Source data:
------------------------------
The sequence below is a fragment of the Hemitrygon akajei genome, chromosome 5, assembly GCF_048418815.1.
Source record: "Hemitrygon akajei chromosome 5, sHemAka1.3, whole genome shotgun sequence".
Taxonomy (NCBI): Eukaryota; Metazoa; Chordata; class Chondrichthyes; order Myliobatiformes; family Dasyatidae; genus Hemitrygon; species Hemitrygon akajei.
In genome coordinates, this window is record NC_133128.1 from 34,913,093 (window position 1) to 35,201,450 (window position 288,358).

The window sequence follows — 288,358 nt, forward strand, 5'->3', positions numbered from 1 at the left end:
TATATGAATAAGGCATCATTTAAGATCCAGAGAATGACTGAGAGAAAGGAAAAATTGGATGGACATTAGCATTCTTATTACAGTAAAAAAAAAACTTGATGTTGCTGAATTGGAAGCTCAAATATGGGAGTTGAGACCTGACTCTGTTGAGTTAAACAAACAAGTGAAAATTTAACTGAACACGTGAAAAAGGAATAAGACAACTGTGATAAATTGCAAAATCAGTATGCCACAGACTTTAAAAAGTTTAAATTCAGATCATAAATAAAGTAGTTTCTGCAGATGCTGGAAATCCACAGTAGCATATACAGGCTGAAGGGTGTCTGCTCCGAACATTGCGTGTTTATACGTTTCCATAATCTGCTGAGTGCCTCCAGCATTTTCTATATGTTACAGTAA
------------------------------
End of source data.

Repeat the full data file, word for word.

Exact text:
The sequence below is a fragment of the Hemitrygon akajei genome, chromosome 5, assembly GCF_048418815.1.
Source record: "Hemitrygon akajei chromosome 5, sHemAka1.3, whole genome shotgun sequence".
Taxonomy (NCBI): Eukaryota; Metazoa; Chordata; class Chondrichthyes; order Myliobatiformes; family Dasyatidae; genus Hemitrygon; species Hemitrygon akajei.
In genome coordinates, this window is record NC_133128.1 from 34,913,093 (window position 1) to 35,201,450 (window position 288,358).

The window sequence follows — 288,358 nt, forward strand, 5'->3', positions numbered from 1 at the left end:
TATATGAATAAGGCATCATTTAAGATCCAGAGAATGACTGAGAGAAAGGAAAAATTGGATGGACATTAGCATTCTTATTACAGTAAAAAAAAAACTTGATGTTGCTGAATTGGAAGCTCAAATATGGGAGTTGAGACCTGACTCTGTTGAGTTAAACAAACAAGTGAAAATTTAACTGAACACGTGAAAAAGGAATAAGACAACTGTGATAAATTGCAAAATCAGTATGCCACAGACTTTAAAAAGTTTAAATTCAGATCATAAATAAAGTAGTTTCTGCAGATGCTGGAAATCCACAGTAGCATATACAGGCTGAAGGGTGTCTGCTCCGAACATTGCGTGTTTATACGTTTCCATAATCTGCTGAGTGCCTCCAGCATTTTCTATATGTTACAGTAA